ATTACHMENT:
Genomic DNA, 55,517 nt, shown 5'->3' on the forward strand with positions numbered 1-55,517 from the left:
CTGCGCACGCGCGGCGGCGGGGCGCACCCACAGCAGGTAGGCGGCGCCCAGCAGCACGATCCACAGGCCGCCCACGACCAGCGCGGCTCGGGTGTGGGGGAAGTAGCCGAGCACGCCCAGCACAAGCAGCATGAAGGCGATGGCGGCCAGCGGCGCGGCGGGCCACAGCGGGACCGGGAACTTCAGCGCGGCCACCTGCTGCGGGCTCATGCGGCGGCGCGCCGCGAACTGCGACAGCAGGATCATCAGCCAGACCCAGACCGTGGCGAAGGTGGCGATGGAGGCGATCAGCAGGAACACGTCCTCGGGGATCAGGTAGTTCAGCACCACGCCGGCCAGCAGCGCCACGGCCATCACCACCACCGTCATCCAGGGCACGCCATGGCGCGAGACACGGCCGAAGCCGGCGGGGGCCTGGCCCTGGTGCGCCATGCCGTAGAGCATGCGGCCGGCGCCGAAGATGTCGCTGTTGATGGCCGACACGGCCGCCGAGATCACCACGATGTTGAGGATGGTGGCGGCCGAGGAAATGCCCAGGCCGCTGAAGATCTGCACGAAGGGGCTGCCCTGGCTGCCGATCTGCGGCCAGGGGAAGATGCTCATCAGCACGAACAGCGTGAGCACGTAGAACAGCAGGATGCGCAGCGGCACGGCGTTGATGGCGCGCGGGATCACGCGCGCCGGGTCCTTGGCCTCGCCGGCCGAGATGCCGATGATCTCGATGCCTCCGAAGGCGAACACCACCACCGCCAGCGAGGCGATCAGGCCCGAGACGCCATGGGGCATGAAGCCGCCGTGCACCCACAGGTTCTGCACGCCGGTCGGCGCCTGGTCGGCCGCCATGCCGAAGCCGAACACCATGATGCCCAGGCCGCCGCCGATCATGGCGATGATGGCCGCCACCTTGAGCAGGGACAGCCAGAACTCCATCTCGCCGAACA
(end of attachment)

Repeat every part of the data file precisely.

Genomic DNA, 55,517 nt, shown 5'->3' on the forward strand with positions numbered 1-55,517 from the left:
CTGCGCACGCGCGGCGGCGGGGCGCACCCACAGCAGGTAGGCGGCGCCCAGCAGCACGATCCACAGGCCGCCCACGACCAGCGCGGCTCGGGTGTGGGGGAAGTAGCCGAGCACGCCCAGCACAAGCAGCATGAAGGCGATGGCGGCCAGCGGCGCGGCGGGCCACAGCGGGACCGGGAACTTCAGCGCGGCCACCTGCTGCGGGCTCATGCGGCGGCGCGCCGCGAACTGCGACAGCAGGATCATCAGCCAGACCCAGACCGTGGCGAAGGTGGCGATGGAGGCGATCAGCAGGAACACGTCCTCGGGGATCAGGTAGTTCAGCACCACGCCGGCCAGCAGCGCCACGGCCATCACCACCACCGTCATCCAGGGCACGCCATGGCGCGAGACACGGCCGAAGCCGGCGGGGGCCTGGCCCTGGTGCGCCATGCCGTAGAGCATGCGGCCGGCGCCGAAGATGTCGCTGTTGATGGCCGACACGGCCGCCGAGATCACCACGATGTTGAGGATGGTGGCGGCCGAGGAAATGCCCAGGCCGCTGAAGATCTGCACGAAGGGGCTGCCCTGGCTGCCGATCTGCGGCCAGGGGAAGATGCTCATCAGCACGAACAGCGTGAGCACGTAGAACAGCAGGATGCGCAGCGGCACGGCGTTGATGGCGCGCGGGATCACGCGCGCCGGGTCCTTGGCCTCGCCGGCCGAGATGCCGATGATCTCGATGCCTCCGAAGGCGAACACCACCACCGCCAGCGAGGCGATCAGGCCCGAGACGCCATGGGGCATGAAGCCGCCGTGCACCCACAGGTTCTGCACGCCGGTCGGCGCCTGGTCGGCCGCCATGCCGAAGCCGAACACCATGATGCCCAGGCCGCCGCCGATCATGGCGATGATGGCCGCCACCTTGAGCAGGGACAGCCAGAACTCCATCTCGCCGAACA